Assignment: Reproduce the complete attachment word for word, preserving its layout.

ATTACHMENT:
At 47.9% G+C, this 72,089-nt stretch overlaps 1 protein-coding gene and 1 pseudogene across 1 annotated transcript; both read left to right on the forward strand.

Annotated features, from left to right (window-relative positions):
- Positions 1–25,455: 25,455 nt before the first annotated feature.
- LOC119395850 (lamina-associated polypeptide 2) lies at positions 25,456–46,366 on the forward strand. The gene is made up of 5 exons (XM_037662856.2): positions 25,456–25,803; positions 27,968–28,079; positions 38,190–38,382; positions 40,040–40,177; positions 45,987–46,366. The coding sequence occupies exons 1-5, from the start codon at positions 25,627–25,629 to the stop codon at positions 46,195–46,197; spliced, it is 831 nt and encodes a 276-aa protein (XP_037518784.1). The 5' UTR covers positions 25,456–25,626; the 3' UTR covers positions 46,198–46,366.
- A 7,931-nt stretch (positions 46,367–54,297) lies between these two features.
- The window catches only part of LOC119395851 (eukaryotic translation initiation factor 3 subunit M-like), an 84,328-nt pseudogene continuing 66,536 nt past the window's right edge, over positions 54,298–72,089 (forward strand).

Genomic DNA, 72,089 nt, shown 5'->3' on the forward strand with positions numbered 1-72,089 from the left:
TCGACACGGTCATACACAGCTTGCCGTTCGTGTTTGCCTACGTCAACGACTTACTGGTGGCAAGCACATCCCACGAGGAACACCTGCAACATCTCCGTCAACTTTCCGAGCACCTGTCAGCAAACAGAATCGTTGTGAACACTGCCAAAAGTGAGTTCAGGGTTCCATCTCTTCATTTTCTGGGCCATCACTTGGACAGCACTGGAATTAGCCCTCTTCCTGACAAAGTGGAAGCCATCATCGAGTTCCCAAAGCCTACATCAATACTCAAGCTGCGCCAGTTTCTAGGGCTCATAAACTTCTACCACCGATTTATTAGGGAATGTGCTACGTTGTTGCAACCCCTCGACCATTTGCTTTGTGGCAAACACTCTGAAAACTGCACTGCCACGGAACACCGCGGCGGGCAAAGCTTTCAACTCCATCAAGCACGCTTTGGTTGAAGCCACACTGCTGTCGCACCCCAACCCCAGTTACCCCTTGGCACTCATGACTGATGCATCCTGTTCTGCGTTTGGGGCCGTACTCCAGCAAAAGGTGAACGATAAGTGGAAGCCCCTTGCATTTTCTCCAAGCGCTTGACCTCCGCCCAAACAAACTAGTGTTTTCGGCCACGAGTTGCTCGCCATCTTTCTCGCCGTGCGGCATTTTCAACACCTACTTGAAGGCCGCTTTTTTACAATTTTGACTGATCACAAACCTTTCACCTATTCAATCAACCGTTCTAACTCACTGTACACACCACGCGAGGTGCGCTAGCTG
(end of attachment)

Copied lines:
At 47.9% G+C, this 72,089-nt stretch overlaps 1 protein-coding gene and 1 pseudogene across 1 annotated transcript; both read left to right on the forward strand.

Annotated features, from left to right (window-relative positions):
- Positions 1–25,455: 25,455 nt before the first annotated feature.
- LOC119395850 (lamina-associated polypeptide 2) lies at positions 25,456–46,366 on the forward strand. The gene is made up of 5 exons (XM_037662856.2): positions 25,456–25,803; positions 27,968–28,079; positions 38,190–38,382; positions 40,040–40,177; positions 45,987–46,366. The coding sequence occupies exons 1-5, from the start codon at positions 25,627–25,629 to the stop codon at positions 46,195–46,197; spliced, it is 831 nt and encodes a 276-aa protein (XP_037518784.1). The 5' UTR covers positions 25,456–25,626; the 3' UTR covers positions 46,198–46,366.
- A 7,931-nt stretch (positions 46,367–54,297) lies between these two features.
- The window catches only part of LOC119395851 (eukaryotic translation initiation factor 3 subunit M-like), an 84,328-nt pseudogene continuing 66,536 nt past the window's right edge, over positions 54,298–72,089 (forward strand).

Genomic DNA, 72,089 nt, shown 5'->3' on the forward strand with positions numbered 1-72,089 from the left:
TCGACACGGTCATACACAGCTTGCCGTTCGTGTTTGCCTACGTCAACGACTTACTGGTGGCAAGCACATCCCACGAGGAACACCTGCAACATCTCCGTCAACTTTCCGAGCACCTGTCAGCAAACAGAATCGTTGTGAACACTGCCAAAAGTGAGTTCAGGGTTCCATCTCTTCATTTTCTGGGCCATCACTTGGACAGCACTGGAATTAGCCCTCTTCCTGACAAAGTGGAAGCCATCATCGAGTTCCCAAAGCCTACATCAATACTCAAGCTGCGCCAGTTTCTAGGGCTCATAAACTTCTACCACCGATTTATTAGGGAATGTGCTACGTTGTTGCAACCCCTCGACCATTTGCTTTGTGGCAAACACTCTGAAAACTGCACTGCCACGGAACACCGCGGCGGGCAAAGCTTTCAACTCCATCAAGCACGCTTTGGTTGAAGCCACACTGCTGTCGCACCCCAACCCCAGTTACCCCTTGGCACTCATGACTGATGCATCCTGTTCTGCGTTTGGGGCCGTACTCCAGCAAAAGGTGAACGATAAGTGGAAGCCCCTTGCATTTTCTCCAAGCGCTTGACCTCCGCCCAAACAAACTAGTGTTTTCGGCCACGAGTTGCTCGCCATCTTTCTCGCCGTGCGGCATTTTCAACACCTACTTGAAGGCCGCTTTTTTACAATTTTGACTGATCACAAACCTTTCACCTATTCAATCAACCGTTCTAACTCACTGTACACACCACGCGAGGTGCGCTAGCTG